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Chicago daily tribune. [volume] (Chicago, Ill.) 1860-1864, March 14, 1864, Image 1

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Office Wo. SI Clark Street.
city ’ IT 410.00
Daily, dcliverod,i>«r week v an
D<dly, to mall subscribcra. per year .. 9 oo
to nsil subscribers, per 6 month*. filoo
ni-Wecld?' per year c*oo
W©cldy,sinpie subscribers, (G mo’e SUOoC 2.00
.. 4 copies w on
•; jo copies I. ::::::::::::: i 2:88
and 1 to getter np o(
Mocey la Registered Loiters may be 6cot at
Aoe remittance for dabs mast, in an cases,
be made at one time.
UJ xnere will be no deviation from the forego-
Ibgacale of rates.
Cljicaga ®ribmtc.
Mullers hove a warlike look at Suffolk, Va.
Our pickets Lavc’bccn driven In after severe
fekirmieblDg with an overwhelming force of
the rebels and ul last accounts the two armies
were confronting each other face to face.
Onr position Is deemed an impregnable one
and no fears arc entertained as to the final
Gen. Grant'lias shown Ids signal military
ability by determining at the’ very outset of
oommcnclng upon his new duties, lb break
tip thoacottcratlon policy which has charac
terized BaUcck’s administration, and to this
•end the armies In Louisiana and Texas arc to
fee massed with the Mississippi armies for
smashing blows" tbfo season. Grant
deans work.
It is intimated in a 'Washington dispatch
that another call will bo speedily issued for
two hundred or three hundred thousand
more men to finish up the Job of suppressing
the rebellion. The only condition necessary
to the prompt endorsement of the call of
the people will be the conviction that at last
we are to have some rigorous work done and
Ho more of the Hallcckian business.
Vallundlgbam, the banished traitor, Is
writing incendiary letters from British soli
to his Copperhead friends in Ohio, urging
the speedy fruition of the “bloody fruit"
foretold by the rebel p&pere. It is only an
other proof of the complete and hearty Tin,
flerstanding between the Copperheads and
the rebels, that the only resource left to sc
■curc the independence of the Confederacy is
to provoke a firc-in-the-rear In the North. A
remarkable letter from a rebel Congressman,
which will be found upon the third page of
this Issue, adds weight to this theory. The
people must be prepared to thwart the plans
Of the home rebels.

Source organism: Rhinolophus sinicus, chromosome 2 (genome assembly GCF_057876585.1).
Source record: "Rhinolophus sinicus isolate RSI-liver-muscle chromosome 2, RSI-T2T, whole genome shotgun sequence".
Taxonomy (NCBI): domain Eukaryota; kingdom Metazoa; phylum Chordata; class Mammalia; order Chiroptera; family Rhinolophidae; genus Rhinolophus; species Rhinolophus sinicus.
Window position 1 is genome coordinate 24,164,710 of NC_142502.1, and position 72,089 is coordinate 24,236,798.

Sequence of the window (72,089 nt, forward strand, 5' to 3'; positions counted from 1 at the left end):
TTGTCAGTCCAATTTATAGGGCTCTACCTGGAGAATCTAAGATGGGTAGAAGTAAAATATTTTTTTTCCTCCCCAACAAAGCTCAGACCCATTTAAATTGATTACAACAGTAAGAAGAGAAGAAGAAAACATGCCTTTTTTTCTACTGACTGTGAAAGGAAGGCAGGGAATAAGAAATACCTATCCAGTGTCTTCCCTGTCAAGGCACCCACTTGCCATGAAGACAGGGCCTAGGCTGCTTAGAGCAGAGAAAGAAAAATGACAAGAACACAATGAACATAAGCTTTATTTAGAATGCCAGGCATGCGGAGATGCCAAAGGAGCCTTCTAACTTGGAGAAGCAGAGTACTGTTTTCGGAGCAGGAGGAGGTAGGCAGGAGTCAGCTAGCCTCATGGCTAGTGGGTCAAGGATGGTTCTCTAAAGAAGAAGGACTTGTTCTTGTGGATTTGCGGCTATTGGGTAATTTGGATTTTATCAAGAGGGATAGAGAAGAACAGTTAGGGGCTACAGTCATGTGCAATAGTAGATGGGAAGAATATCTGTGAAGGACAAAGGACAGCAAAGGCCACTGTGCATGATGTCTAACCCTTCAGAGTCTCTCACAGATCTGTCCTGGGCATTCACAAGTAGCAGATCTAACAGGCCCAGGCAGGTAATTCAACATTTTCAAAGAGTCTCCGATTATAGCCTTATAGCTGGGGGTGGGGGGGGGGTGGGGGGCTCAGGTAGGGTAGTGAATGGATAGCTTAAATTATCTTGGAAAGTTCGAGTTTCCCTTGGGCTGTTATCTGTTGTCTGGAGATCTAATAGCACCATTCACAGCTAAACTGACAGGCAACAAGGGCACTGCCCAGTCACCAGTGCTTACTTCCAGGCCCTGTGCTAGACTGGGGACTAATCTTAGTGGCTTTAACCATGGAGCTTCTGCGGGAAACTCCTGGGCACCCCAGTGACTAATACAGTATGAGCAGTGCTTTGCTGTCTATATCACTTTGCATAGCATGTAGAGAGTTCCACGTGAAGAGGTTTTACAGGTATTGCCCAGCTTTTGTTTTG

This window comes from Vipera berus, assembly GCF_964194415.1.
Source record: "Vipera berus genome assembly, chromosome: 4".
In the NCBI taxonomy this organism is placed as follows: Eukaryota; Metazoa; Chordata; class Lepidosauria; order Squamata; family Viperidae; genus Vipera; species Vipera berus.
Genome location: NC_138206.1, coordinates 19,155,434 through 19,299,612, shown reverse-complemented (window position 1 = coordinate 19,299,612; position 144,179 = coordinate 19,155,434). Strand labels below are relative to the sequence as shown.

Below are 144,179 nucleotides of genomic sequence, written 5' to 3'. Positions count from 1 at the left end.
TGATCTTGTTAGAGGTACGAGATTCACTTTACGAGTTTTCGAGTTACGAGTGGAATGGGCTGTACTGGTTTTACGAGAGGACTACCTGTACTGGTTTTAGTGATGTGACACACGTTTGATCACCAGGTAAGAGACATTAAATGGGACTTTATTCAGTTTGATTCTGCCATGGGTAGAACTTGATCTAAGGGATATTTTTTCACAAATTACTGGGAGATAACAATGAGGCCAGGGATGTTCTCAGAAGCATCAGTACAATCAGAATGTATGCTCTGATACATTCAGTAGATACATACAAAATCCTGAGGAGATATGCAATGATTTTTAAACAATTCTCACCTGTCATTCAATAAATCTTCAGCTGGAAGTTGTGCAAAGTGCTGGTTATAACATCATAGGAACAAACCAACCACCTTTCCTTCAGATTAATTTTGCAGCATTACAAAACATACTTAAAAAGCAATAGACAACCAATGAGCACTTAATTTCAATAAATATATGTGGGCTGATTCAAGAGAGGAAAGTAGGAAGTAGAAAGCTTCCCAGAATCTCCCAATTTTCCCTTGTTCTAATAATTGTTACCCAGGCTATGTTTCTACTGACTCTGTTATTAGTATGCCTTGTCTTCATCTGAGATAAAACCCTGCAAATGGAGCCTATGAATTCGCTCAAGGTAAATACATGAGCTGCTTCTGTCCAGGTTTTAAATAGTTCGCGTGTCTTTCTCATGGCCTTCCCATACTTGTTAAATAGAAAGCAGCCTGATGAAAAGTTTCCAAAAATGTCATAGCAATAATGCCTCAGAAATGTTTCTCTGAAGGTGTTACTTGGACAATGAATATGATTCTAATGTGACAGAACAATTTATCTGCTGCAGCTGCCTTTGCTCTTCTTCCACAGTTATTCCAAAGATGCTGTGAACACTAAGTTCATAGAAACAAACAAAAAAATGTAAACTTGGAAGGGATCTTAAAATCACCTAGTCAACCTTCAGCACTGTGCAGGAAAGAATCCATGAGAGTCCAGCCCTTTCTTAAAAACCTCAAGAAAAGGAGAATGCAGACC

Our Washington dispatches make the im
portant announcement that General Meade,
auflcriug under a severeattack of pneumonia,
•Will, under the advice of his physicians, tem
porarily retire from active service. It is
snore than probable that the command of the
army of the Potomac will devolve upon
General Smith.
The death of the gallant and chivalric CoL
Dahlgrcu has been avenged by onr forces.
Gen. Butler dispatched a sufficient cavalry
force to King’s and Queen’s Court House,
the citizens of which locality under pretence
ol being non-combatants ambushed CoL
Dahlgrcu. Our cavalry found a rebel camp
there, filled with the pretended non-com
batanta. The camp was broken up, several
Ivilied, a large number taken prisoners and
many mills and a great amount of stores
were destroyed.
Saturday was a field day in the House. Al
though devoted to speech making, the speech
es rapidly turned into a spirited debate, in
*vhich Sunset Cox decidedly made a beast of
burden of himself A pointed allusion to the
41 Buckeye Abroad,” in which Mr. Cox devo
tes much space to an affectionate and loving
appeal and admiration for the negro, touched
him on the raw, and drove him nearly Insane
■with madness. Later in the debate Mr. Grin
mcll got waked up, and hurled some rather
savage epithets at Cox. It was an unhappy
<iay for poor Sunset.
( Upon the inside of this issue will be found
letters Irom our special correspondent, who
accompanied Gen. Sherman on big great
raid. They will prove of especial interest,
both as relating to the incidents of the expe
•dition and the spirit and feeling of the peonlc
In Mississippi They arc the first detailed
•accounts of the Expedition yet published.
Gen. Slgd has assumed command of his
Department of West "Virginia. What will
the copperheads say now, who have been as
serting that the President was only fooling
■with him and did not intend [to confer that
high dignity on him J
The dispatch to the Kew York Tfbritf from
Washington, professing to give the conclu
sions of a Connell of War, at which Lincoln,
Grant, Stanton, and TT«iwb were present,
may or not be true. If true, it may be taken
for granted that Gen. Grant intends to com
mand it himself; it he does there will be
no more fooling and shilly-shallying with
the Potomac army. We observe that bait »
dozen Illinois regiments are under orders to
join the Potomac army forthwith. That
means business. Grant weald hardly
of sending his Western warriors to the Poto
mac unless there Is some serious work to be
done in that quarter.
Kow that another man has been elected,
and the blockade of the Pennsylvania Senate
broken up, to the discomfiture of the Cop
perhead conspirators, the rebels have releas
ed Senator-Major White, The news being
read in the Pennsylvania Senate the Copper
heads affected much (satisfaction, bat the
hypocrisy of their manifestation was so ap
parent os to dfcgnst all honest men.
There was a great about in the Albany Ba
zaar on Wednesday evening, when it was
announced that Gcrrlt Smith had
drawn the President’s autograph copy of the
Proclamation of Freedom. There was a fit
ness about the turn of the wheel which made
everybody glad.
In bis speech on the gold bill in the Senate
on Friday last, Senator Sherman
advocated. *an amendment to the bill